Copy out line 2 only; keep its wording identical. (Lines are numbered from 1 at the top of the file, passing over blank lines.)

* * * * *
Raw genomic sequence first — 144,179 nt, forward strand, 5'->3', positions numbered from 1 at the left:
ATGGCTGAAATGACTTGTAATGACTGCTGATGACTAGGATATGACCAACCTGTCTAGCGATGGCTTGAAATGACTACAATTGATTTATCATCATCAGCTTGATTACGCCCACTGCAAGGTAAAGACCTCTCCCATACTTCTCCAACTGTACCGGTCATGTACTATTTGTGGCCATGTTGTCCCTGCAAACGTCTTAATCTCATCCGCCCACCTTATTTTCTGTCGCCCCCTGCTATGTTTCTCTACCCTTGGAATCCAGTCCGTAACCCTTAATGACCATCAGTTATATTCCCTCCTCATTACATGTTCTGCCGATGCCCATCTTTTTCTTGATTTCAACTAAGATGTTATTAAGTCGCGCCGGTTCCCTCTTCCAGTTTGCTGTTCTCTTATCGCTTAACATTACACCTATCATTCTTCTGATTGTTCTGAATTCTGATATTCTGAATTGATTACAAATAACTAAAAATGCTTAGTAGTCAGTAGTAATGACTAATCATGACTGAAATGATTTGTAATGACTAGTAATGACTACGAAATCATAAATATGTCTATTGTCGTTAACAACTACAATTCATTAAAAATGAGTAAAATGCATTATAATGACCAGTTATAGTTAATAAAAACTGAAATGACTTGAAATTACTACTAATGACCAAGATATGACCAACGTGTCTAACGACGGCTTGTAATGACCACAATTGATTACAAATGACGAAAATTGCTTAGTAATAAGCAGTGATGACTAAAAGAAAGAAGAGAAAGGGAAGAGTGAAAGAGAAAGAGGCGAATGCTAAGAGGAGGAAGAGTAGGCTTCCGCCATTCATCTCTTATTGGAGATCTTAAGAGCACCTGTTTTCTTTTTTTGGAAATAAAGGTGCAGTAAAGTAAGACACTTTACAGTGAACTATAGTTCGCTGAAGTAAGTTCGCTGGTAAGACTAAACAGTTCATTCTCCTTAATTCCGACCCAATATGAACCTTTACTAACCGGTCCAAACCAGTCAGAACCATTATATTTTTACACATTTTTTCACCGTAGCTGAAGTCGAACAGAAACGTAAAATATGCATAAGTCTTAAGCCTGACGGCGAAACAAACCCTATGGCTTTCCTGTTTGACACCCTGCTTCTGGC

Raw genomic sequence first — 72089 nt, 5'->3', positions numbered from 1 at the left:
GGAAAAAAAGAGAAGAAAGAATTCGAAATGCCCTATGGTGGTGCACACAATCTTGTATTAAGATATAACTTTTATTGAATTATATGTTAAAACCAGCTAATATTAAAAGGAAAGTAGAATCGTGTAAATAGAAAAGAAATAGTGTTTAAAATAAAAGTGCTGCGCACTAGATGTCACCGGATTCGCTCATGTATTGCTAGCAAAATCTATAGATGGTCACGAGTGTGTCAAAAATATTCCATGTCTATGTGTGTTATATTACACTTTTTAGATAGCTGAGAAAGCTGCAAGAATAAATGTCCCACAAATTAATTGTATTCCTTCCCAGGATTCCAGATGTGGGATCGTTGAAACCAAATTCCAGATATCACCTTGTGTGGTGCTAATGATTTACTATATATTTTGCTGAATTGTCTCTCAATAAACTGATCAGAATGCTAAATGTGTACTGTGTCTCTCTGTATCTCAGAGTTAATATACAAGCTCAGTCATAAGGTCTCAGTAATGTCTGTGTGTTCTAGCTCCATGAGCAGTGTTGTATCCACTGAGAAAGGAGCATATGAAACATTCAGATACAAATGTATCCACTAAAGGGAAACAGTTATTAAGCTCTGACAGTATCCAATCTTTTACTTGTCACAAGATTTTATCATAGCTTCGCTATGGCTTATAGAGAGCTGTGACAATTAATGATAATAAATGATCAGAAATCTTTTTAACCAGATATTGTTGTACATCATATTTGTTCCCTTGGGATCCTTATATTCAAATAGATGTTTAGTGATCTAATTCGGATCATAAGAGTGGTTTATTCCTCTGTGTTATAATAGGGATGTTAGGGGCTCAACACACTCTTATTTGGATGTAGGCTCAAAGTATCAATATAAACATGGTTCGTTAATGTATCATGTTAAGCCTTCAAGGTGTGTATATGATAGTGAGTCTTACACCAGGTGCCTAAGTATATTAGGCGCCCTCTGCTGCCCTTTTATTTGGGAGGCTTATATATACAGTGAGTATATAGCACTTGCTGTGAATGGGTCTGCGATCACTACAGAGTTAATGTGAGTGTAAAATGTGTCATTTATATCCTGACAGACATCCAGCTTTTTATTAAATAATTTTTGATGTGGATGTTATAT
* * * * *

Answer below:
ATGGCTGAAATGACTTGTAATGACTGCTGATGACTAGGATATGACCAACCTGTCTAGCGATGGCTTGAAATGACTACAATTGATTTATCATCATCAGCTTGATTACGCCCACTGCAAGGTAAAGACCTCTCCCATACTTCTCCAACTGTACCGGTCATGTACTATTTGTGGCCATGTTGTCCCTGCAAACGTCTTAATCTCATCCGCCCACCTTATTTTCTGTCGCCCCCTGCTATGTTTCTCTACCCTTGGAATCCAGTCCGTAACCCTTAATGACCATCAGTTATATTCCCTCCTCATTACATGTTCTGCCGATGCCCATCTTTTTCTTGATTTCAACTAAGATGTTATTAAGTCGCGCCGGTTCCCTCTTCCAGTTTGCTGTTCTCTTATCGCTTAACATTACACCTATCATTCTTCTGATTGTTCTGAATTCTGATATTCTGAATTGATTACAAATAACTAAAAATGCTTAGTAGTCAGTAGTAATGACTAATCATGACTGAAATGATTTGTAATGACTAGTAATGACTACGAAATCATAAATATGTCTATTGTCGTTAACAACTACAATTCATTAAAAATGAGTAAAATGCATTATAATGACCAGTTATAGTTAATAAAAACTGAAATGACTTGAAATTACTACTAATGACCAAGATATGACCAACGTGTCTAACGACGGCTTGTAATGACCACAATTGATTACAAATGACGAAAATTGCTTAGTAATAAGCAGTGATGACTAAAAGAAAGAAGAGAAAGGGAAGAGTGAAAGAGAAAGAGGCGAATGCTAAGAGGAGGAAGAGTAGGCTTCCGCCATTCATCTCTTATTGGAGATCTTAAGAGCACCTGTTTTCTTTTTTTGGAAATAAAGGTGCAGTAAAGTAAGACACTTTACAGTGAACTATAGTTCGCTGAAGTAAGTTCGCTGGTAAGACTAAACAGTTCATTCTCCTTAATTCCGACCCAATATGAACCTTTACTAACCGGTCCAAACCAGTCAGAACCATTATATTTTTACACATTTTTTCACCGTAGCTGAAGTCGAACAGAAACGTAAAATATGCATAAGTCTTAAGCCTGACGGCGAAACAAACCCTATGGCTTTCCTGTTTGACACCCTGCTTCTGGC